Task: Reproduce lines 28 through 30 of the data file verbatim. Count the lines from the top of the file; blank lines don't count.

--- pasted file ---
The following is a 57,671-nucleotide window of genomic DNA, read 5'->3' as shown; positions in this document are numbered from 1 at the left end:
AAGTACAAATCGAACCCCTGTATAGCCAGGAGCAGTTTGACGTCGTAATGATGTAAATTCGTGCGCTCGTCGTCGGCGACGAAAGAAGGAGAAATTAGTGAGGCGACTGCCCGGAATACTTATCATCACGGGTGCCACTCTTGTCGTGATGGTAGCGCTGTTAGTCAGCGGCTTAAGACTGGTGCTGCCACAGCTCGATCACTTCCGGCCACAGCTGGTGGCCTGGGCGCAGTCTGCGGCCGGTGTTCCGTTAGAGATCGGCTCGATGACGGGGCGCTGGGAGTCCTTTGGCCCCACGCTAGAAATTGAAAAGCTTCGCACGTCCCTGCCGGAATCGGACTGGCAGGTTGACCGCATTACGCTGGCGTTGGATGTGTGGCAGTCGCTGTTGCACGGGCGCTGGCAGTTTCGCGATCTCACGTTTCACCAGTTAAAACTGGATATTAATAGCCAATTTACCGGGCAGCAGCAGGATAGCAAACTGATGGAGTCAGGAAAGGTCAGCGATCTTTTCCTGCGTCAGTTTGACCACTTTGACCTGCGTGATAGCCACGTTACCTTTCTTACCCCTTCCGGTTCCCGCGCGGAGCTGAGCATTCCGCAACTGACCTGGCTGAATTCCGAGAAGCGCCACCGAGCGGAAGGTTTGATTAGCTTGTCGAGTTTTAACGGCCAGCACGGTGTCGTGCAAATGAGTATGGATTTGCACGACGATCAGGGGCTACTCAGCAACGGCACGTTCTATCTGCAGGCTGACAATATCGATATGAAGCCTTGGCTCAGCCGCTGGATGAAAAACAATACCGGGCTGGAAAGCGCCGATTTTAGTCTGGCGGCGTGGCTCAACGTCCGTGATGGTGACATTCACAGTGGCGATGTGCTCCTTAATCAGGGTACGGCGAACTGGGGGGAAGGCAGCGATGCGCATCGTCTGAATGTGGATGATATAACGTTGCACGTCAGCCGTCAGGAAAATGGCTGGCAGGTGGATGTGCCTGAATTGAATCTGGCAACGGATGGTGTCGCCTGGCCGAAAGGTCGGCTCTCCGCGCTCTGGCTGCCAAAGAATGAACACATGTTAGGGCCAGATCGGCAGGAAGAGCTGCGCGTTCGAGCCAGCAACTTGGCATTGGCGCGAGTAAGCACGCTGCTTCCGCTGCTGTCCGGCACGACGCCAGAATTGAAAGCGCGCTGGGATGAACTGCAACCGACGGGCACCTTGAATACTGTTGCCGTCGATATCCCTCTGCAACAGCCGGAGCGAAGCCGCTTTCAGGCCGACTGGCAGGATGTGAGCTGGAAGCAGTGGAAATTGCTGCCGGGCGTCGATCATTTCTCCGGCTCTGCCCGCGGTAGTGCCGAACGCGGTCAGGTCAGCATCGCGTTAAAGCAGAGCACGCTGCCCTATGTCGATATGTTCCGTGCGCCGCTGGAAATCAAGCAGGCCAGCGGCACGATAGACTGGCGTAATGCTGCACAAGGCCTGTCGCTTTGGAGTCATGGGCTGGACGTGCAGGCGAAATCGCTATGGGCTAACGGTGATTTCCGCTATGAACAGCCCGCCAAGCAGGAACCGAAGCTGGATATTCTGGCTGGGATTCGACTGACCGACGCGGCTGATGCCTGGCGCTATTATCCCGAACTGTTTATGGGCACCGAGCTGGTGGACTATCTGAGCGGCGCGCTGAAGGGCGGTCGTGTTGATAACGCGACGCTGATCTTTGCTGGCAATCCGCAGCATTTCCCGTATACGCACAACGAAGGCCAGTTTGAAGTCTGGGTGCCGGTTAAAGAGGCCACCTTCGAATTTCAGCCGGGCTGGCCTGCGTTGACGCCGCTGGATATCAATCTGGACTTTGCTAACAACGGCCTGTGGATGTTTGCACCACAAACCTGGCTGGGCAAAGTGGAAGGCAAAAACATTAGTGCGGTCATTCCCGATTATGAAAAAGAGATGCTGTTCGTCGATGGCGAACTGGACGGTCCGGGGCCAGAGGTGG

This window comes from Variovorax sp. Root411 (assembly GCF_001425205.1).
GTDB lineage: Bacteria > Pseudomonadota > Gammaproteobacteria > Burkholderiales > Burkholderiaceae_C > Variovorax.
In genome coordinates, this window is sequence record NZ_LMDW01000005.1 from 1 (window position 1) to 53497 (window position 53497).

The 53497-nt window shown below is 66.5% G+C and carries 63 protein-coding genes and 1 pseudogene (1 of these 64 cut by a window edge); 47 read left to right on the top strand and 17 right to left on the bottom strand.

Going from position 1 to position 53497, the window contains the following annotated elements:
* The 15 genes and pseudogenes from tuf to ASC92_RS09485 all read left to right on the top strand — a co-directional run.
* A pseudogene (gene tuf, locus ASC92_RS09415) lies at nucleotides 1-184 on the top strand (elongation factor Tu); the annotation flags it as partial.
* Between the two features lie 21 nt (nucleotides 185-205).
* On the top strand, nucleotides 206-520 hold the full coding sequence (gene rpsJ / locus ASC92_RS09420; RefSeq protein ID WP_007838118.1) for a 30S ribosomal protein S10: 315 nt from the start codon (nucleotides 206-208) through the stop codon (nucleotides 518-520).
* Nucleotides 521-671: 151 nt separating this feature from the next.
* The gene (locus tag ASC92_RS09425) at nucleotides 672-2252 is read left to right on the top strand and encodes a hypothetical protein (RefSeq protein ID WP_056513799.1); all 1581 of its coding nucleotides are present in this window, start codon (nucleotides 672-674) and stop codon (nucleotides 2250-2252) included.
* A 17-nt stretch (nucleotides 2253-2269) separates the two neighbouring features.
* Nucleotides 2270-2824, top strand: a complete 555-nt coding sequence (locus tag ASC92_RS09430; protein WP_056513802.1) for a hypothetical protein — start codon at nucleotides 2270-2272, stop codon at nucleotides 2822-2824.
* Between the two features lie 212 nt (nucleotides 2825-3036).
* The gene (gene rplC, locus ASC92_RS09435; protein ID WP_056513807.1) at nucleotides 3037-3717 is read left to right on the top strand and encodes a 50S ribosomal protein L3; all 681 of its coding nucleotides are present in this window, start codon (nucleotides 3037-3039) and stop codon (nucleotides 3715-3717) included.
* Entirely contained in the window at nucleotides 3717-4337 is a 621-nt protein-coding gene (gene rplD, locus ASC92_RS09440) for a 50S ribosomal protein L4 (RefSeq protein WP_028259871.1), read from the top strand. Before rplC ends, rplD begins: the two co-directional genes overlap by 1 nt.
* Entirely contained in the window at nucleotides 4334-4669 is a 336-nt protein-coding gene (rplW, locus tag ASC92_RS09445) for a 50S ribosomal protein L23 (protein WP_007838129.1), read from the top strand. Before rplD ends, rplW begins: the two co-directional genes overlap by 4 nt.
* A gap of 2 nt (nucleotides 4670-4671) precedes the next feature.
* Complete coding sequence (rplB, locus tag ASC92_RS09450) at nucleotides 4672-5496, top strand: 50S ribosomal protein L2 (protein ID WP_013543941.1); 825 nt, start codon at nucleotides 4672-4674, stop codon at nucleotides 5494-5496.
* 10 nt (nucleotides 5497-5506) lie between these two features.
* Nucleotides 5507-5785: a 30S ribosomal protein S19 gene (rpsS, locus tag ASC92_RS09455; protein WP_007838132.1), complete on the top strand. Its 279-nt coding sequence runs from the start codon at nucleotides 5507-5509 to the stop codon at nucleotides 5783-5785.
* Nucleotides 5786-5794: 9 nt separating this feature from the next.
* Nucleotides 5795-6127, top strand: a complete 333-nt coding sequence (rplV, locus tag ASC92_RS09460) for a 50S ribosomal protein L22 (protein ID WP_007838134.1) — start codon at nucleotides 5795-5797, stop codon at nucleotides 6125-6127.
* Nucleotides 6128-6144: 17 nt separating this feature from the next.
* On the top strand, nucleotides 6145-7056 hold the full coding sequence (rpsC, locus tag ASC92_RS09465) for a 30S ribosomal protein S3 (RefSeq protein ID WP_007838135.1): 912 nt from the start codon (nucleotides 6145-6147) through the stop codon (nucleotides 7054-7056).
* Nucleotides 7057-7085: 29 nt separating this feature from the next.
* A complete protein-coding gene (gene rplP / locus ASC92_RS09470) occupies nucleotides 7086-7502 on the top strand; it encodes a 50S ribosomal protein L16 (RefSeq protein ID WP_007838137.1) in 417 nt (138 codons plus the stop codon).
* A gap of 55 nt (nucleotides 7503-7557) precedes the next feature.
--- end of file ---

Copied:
* Nucleotides 7057-7085: 29 nt separating this feature from the next.
* A complete protein-coding gene (gene rplP / locus ASC92_RS09470) occupies nucleotides 7086-7502 on the top strand; it encodes a 50S ribosomal protein L16 (RefSeq protein ID WP_007838137.1) in 417 nt (138 codons plus the stop codon).
* A gap of 55 nt (nucleotides 7503-7557) precedes the next feature.